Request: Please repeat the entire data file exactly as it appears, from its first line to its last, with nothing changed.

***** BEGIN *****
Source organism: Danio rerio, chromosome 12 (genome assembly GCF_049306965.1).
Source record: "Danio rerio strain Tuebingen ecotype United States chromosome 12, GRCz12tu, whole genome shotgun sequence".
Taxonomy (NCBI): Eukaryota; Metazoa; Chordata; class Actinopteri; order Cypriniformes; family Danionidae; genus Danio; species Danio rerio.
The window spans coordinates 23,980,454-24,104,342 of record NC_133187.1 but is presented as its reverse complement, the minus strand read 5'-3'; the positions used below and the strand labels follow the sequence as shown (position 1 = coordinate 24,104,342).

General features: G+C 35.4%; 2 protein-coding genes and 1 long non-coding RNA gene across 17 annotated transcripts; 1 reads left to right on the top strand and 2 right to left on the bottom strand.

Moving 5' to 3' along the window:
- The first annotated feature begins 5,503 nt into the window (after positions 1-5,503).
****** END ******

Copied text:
Source organism: Danio rerio, chromosome 12 (genome assembly GCF_049306965.1).
Source record: "Danio rerio strain Tuebingen ecotype United States chromosome 12, GRCz12tu, whole genome shotgun sequence".
Taxonomy (NCBI): Eukaryota; Metazoa; Chordata; class Actinopteri; order Cypriniformes; family Danionidae; genus Danio; species Danio rerio.
The window spans coordinates 23,980,454-24,104,342 of record NC_133187.1 but is presented as its reverse complement, the minus strand read 5'-3'; the positions used below and the strand labels follow the sequence as shown (position 1 = coordinate 24,104,342).

General features: G+C 35.4%; 2 protein-coding genes and 1 long non-coding RNA gene across 17 annotated transcripts; 1 reads left to right on the top strand and 2 right to left on the bottom strand.

Moving 5' to 3' along the window:
- The first annotated feature begins 5,503 nt into the window (after positions 1-5,503).